5 Things You Didn't Know About The Alfa Romeo GT
Freddie Mercury once sang that "time waits for nobody." Not even sexy Italian coupés: the last Alfa Romeo GT rolled off the Pomigliano production line well over a decade ago.
However, we can safely say that time has been very kind to this Alfa model, the last one styled by Bertone and to be available with the classic "Busso" V6 engine. It's high time to revisit this modern classic, discovering five things you probably didn't know about the Alfa Romeo GT.
The GT's project code, 947 C, identifies it as a straight 147 derivative, much like the carryover dashboard and panels. However, the GT's surprisingly roomy cabin results from its 50 mm longer wheelbase, obtained using the 156 Sportwagon's platform rather than the 147's one.
The Alfa Romeo GT's swoopy profile owes much to Bertone's insistence for a specific windscreen rather than the existing 147 item that Fiat's bean counters initially specified. Taller and with a more upright angle, the 147 windscreen would have dictated a less sporty roofline, compromising the GT's look quite substantially. Money well spent, that's for sure!
"Gran Riserva" engines
The most coveted version of the Alfa Romeo GT came equipped with the venerable "Busso" V6's final incarnation, a Euro-IV compliant 3.2 liters rated at 240HP, all singing together like angels in heaven. These top-of-the-line models remained on sale until late 2007, yet the V6 production line at Arese shut down in December 2005... Meaning some GTs have V6 engines that could be a year older than the cars themselves.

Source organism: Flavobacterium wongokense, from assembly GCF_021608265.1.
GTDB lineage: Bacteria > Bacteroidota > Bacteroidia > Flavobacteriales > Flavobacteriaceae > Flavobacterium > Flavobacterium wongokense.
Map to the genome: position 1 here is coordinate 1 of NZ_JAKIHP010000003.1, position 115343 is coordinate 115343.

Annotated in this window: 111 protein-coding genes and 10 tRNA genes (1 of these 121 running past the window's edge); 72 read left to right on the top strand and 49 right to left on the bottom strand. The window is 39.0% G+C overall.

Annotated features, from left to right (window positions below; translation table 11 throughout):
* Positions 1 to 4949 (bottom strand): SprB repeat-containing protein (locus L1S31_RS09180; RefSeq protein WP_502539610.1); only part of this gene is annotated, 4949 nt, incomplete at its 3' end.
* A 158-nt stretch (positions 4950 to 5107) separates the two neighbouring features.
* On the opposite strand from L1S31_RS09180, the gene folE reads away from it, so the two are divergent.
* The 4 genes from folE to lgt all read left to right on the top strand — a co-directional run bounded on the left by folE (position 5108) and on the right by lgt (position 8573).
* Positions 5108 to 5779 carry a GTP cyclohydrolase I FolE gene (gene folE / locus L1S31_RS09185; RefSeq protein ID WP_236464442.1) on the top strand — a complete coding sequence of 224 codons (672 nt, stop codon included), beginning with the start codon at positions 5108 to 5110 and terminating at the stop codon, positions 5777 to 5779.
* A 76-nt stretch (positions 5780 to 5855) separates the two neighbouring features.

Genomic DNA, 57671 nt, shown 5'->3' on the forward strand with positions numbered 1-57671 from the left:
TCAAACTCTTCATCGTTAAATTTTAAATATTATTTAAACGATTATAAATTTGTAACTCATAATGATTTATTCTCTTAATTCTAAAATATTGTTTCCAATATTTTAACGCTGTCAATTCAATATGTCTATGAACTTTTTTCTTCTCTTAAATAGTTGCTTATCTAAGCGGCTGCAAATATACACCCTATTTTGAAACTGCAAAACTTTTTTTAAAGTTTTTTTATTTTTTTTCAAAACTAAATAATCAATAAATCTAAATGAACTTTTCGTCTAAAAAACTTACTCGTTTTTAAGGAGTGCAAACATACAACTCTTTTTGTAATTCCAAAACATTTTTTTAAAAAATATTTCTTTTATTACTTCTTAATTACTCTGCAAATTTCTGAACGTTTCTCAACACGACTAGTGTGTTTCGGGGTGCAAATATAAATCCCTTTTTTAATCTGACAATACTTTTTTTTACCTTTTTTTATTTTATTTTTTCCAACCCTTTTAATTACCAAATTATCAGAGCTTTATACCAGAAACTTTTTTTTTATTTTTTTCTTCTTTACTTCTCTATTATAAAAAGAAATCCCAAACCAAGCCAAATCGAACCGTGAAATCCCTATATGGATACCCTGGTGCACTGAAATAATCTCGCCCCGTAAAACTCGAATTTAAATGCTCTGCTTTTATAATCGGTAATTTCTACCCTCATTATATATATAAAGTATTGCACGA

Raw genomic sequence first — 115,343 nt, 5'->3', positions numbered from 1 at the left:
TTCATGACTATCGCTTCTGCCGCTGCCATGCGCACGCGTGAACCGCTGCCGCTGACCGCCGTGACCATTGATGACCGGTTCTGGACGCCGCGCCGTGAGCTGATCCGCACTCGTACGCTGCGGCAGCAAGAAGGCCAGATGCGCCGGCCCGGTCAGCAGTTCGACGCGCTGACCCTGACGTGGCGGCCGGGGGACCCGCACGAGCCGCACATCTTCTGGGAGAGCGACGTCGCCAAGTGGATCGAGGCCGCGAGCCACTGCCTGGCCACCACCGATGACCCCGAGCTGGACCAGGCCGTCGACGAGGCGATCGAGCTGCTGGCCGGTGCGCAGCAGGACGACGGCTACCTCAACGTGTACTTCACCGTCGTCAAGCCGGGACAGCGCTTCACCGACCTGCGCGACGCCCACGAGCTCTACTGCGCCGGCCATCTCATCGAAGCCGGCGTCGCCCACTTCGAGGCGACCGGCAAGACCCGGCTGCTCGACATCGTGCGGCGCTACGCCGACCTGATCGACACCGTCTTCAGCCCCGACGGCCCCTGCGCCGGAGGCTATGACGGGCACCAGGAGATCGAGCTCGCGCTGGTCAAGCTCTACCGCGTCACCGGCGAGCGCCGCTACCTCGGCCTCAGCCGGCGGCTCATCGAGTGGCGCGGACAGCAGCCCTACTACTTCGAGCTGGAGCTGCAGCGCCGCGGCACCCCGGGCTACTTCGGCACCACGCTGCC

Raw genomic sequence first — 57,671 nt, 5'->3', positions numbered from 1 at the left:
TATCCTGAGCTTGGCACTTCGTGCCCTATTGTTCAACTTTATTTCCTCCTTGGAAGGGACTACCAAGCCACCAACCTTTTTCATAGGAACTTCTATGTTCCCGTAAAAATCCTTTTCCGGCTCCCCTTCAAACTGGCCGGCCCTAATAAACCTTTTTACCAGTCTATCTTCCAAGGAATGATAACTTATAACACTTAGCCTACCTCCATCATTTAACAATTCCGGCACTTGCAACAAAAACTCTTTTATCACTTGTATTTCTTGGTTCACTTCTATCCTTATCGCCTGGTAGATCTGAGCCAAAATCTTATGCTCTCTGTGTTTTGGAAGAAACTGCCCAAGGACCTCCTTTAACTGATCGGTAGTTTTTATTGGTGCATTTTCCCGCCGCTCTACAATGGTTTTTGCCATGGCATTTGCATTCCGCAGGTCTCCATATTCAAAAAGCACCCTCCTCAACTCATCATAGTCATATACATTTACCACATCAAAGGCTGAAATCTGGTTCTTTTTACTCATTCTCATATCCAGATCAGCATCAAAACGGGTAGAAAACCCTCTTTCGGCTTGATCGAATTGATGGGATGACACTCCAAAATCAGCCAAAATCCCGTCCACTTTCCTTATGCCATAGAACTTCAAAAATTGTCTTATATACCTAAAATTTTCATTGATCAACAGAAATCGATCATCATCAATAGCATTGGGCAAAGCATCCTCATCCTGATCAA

The Cabrio that never was
Shortly after the GT's launch in 2003, Bertone built in its workshops this convertible prototype, hoping to convince Fiat's management of the idea. Fiat's higher-ups weren't interested despite the car's rather obvious charm, and this prototype wasn't shown publicly until 2011. Together with the former Bertone collection, it's currently on display at the Volandia museum near the Malpensa airport. As the folding roof's mechanism was never actually engineered, the car was, and will always remain, roofless.
Sunset in Japan
Alfa Romeo announced the end of GT production in August 2010, and it seems the last batch of cars went to Japan. These were 60 identical cars, painted red and with tan leather interior. Marketed in the Land Of The Rising Sun as the "Quadrifoglio Oro," these GTs wore gold cloverleaf badges like the late 60s GTs, 18" alloy wheels, and red brake calipers. Under the hood, there was a 2 liters JTS engine sending its 166 HP through a Selespeed five-speed transmission.